It still surprises me to note that I am training for a half marathon. Last year, I ran one for the first time and it was my first experience of running a race. Ever. And I liked it. So I’m doing it again this year, this time with a little bit more understanding of what I’m getting myself into as well as a little more motivation to train towards a specific goal. (Last year the goal was to run 13.2 miles without stopping.)
So I looked up training plans for people trying to run a half marathon in less than two hours (that’s a 9:09 pace, which may or may not be possible for me, but seemed reasonable to attempt). The training sessions surprised me. It’s 4 days a week of running, and typically one longer run each week. The surprising part is that for the vast majority of those days, I’m supposed to run at an “easy” pace, which is to say, at least 30 seconds slower than the intended pace on the day of the race. One day a week, I’m running at or above that pace. This week, for instance, I’m supposed to run a total of 23 miles. Only for three of those miles am I supposed to run at the 9:09 pace.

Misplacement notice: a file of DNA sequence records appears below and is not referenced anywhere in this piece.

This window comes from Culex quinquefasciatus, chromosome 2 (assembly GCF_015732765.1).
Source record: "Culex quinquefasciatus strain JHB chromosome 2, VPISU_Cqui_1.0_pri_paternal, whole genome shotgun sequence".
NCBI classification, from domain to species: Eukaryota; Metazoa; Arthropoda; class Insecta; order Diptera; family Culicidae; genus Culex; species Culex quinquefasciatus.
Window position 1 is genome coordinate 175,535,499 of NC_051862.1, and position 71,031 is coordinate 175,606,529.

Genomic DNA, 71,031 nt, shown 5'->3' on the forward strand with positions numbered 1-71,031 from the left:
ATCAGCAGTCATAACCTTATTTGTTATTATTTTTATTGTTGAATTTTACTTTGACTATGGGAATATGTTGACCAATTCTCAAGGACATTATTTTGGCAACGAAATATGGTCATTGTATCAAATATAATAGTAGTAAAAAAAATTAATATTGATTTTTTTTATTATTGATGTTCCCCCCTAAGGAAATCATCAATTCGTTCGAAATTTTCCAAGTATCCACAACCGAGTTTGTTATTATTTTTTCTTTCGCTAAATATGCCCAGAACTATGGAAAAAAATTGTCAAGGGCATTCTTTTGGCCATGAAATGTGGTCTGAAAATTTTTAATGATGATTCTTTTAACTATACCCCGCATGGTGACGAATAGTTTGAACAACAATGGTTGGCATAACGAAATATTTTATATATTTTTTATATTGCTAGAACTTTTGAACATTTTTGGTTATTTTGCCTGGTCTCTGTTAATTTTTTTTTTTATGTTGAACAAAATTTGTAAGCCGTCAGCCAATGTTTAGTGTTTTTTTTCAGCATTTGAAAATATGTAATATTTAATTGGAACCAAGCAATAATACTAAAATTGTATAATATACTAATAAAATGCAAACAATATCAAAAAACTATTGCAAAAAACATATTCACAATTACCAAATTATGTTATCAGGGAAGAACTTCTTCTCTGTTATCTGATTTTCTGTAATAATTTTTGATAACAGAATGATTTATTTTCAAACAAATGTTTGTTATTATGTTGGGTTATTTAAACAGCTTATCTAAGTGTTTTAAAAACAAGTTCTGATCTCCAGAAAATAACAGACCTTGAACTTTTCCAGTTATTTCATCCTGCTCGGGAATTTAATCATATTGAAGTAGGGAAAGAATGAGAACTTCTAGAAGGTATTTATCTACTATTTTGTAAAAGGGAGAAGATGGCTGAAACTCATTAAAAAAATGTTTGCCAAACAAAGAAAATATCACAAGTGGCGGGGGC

I wonder whether there’s something to learn here about the pace of life. Yes, there are moments when it is appropriate to push, moments when working harder than usual and leaning into the discomfort of extra effort is worth it. And those moments aren’t just appropriate but even necessary as preparation for pressures that will inevitably arise–at work, at home, in relationships. But the vast majority of the time, pushing hard is just a way to get injured.
All of this has led me back to wondering about not just my inclination to run harder, run faster in a literal sense, but also in a more holistic way. What if I stopped pushing hard all the time when it came to our schedule of activities? What if I stopped working so hard to produce content? What if I worked deliberately–with occasional bursts of extra energy–on family, friendships, and writing?
I haven’t run this race yet, so I don’t know whether the training plan will work. But if it does, I know it will have taught me more than just how to run a half marathon in less than two hours.